|From the US Department of Justice:
Do not share personal information in public spaces anywhere online, nor give it to strangers, including in e-mail or chat rooms. Do not use your real name or nickname as your screen name or user ID. Pick a name that is gender- and age-neutral. And do not post personal information as part of any user profiles.
Be extremely cautious about meeting online acquaintances in person. If you choose to meet, do so in a public place and take along a friend.
Make sure that your ISP and Internet Relay Chat (IRC) network have an acceptable use policy that prohibits cyberstalking. And if your network fails to respond to your complaints, consider switching to a provider that is more responsive to user complaints.
If a situation online becomes hostile, log off or surf elsewhere. If a situation places you in fear, contact a local law enforcement agency.
What To Do If You Are Being Cyberstalked
If you are receiving unwanted contact, make clear to that person that you would like him or her not to contact you again.
Save all communications for evidence. Do not edit or alter them in any way. Also, keep a record of your contacts with Internet system administrators or law enforcement officials.
You may want to consider blocking or filtering messages from the harasser. Many e-mail programs such as Eudora and Microsoft Outlook have a filter feature, and software can be easily obtained that will automatically delete e-mails from a particular e-mail address or that contain offensive words. Chat room contact can be blocked as well. Although formats differ, a common chat room command to block someone would be to type: /ignore [person's screen name] (without the brackets). However, in some circumstances (such as threats of violence), it may be more appropriate to save the information and contact law enforcement authorities.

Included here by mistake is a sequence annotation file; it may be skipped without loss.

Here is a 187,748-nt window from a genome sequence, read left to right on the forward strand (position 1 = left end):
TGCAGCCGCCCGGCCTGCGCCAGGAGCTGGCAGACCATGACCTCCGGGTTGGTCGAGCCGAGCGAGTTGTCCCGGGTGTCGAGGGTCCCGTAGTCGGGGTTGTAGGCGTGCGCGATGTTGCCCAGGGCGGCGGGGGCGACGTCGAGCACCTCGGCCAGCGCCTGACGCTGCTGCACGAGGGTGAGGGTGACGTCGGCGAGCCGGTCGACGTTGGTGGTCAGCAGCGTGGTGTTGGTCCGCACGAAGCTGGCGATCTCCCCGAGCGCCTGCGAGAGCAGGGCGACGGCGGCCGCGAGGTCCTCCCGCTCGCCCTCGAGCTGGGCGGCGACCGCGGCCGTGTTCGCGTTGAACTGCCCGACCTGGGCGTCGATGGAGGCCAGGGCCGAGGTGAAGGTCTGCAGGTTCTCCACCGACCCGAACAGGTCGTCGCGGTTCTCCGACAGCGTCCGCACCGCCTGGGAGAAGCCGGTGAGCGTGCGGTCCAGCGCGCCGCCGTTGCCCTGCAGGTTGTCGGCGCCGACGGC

If harassment continues after you have asked the person to stop, contact the harasser's Internet Service Provider (ISP). Most ISP's have clear policies prohibiting the use of their services to abuse another person. Often, an ISP can try to stop the conduct by direct contact with the stalker or by closing their account. If you receive abusive e-mails, identify the domain (after the "@" sign) and contact that ISP. Most ISP's have an e-mail address such as abuse@(domain name) or postmaster@(domain name) that can be used for complaints. If the ISP has a website, visit it for information on how to file a complaint.
Contact your local police department and inform them of the situation in as much detail as possible. In appropriate cases, they may refer the matter to state or federal authorities. If you are afraid of taking action, there are resources available to help you, Contact either:
-The National Domestice Violence Hotline, 800-799-SAFE (phone); 800-787-3224 (TDD)
-A local women's shelter for advice and support.
Links to resources for cybersafety:
International Association of Computer Investigative Specialists
National Center for Victims of Crime
National Cybercrime Training Partnership
Privacy Rights Clearinghouse
Search Group, Inc.:
Working to Halt Online Abuse (WHOA)